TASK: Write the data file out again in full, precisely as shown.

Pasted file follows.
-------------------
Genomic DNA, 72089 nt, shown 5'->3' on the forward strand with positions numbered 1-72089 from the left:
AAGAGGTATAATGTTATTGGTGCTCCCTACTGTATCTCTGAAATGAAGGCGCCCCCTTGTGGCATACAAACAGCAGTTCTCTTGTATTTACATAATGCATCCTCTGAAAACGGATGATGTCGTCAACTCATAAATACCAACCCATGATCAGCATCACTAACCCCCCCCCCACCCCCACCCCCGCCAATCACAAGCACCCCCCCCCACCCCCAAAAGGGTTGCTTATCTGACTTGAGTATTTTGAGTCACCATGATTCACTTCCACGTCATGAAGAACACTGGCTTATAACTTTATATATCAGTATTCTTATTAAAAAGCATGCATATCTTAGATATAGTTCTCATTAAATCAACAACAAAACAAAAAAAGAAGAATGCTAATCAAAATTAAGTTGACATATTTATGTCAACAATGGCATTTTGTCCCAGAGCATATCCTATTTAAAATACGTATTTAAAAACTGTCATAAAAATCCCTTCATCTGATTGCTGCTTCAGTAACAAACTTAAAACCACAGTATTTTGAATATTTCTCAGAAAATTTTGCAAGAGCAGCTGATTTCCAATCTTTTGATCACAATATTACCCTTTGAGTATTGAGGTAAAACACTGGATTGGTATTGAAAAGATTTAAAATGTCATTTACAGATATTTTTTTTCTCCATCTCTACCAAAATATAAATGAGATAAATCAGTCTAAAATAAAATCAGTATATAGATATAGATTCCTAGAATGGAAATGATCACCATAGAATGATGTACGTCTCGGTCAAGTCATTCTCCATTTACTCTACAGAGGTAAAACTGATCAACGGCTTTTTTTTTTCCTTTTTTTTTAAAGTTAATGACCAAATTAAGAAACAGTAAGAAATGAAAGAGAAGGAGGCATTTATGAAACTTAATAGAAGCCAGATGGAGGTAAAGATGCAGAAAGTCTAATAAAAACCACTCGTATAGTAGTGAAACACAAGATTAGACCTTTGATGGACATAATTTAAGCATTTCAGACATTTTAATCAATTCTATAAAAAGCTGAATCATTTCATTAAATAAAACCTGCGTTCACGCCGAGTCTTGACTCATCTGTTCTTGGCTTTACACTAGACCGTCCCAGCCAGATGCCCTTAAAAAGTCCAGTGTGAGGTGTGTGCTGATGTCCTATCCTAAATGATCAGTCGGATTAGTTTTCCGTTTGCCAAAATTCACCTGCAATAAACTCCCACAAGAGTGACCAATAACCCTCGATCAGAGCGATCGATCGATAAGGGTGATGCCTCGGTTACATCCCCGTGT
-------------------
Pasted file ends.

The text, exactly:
Genomic DNA, 72089 nt, shown 5'->3' on the forward strand with positions numbered 1-72089 from the left:
AAGAGGTATAATGTTATTGGTGCTCCCTACTGTATCTCTGAAATGAAGGCGCCCCCTTGTGGCATACAAACAGCAGTTCTCTTGTATTTACATAATGCATCCTCTGAAAACGGATGATGTCGTCAACTCATAAATACCAACCCATGATCAGCATCACTAACCCCCCCCCCACCCCCACCCCCGCCAATCACAAGCACCCCCCCCCACCCCCAAAAGGGTTGCTTATCTGACTTGAGTATTTTGAGTCACCATGATTCACTTCCACGTCATGAAGAACACTGGCTTATAACTTTATATATCAGTATTCTTATTAAAAAGCATGCATATCTTAGATATAGTTCTCATTAAATCAACAACAAAACAAAAAAAGAAGAATGCTAATCAAAATTAAGTTGACATATTTATGTCAACAATGGCATTTTGTCCCAGAGCATATCCTATTTAAAATACGTATTTAAAAACTGTCATAAAAATCCCTTCATCTGATTGCTGCTTCAGTAACAAACTTAAAACCACAGTATTTTGAATATTTCTCAGAAAATTTTGCAAGAGCAGCTGATTTCCAATCTTTTGATCACAATATTACCCTTTGAGTATTGAGGTAAAACACTGGATTGGTATTGAAAAGATTTAAAATGTCATTTACAGATATTTTTTTTCTCCATCTCTACCAAAATATAAATGAGATAAATCAGTCTAAAATAAAATCAGTATATAGATATAGATTCCTAGAATGGAAATGATCACCATAGAATGATGTACGTCTCGGTCAAGTCATTCTCCATTTACTCTACAGAGGTAAAACTGATCAACGGCTTTTTTTTTTCCTTTTTTTTTAAAGTTAATGACCAAATTAAGAAACAGTAAGAAATGAAAGAGAAGGAGGCATTTATGAAACTTAATAGAAGCCAGATGGAGGTAAAGATGCAGAAAGTCTAATAAAAACCACTCGTATAGTAGTGAAACACAAGATTAGACCTTTGATGGACATAATTTAAGCATTTCAGACATTTTAATCAATTCTATAAAAAGCTGAATCATTTCATTAAATAAAACCTGCGTTCACGCCGAGTCTTGACTCATCTGTTCTTGGCTTTACACTAGACCGTCCCAGCCAGATGCCCTTAAAAAGTCCAGTGTGAGGTGTGTGCTGATGTCCTATCCTAAATGATCAGTCGGATTAGTTTTCCGTTTGCCAAAATTCACCTGCAATAAACTCCCACAAGAGTGACCAATAACCCTCGATCAGAGCGATCGATCGATAAGGGTGATGCCTCGGTTACATCCCCGTGT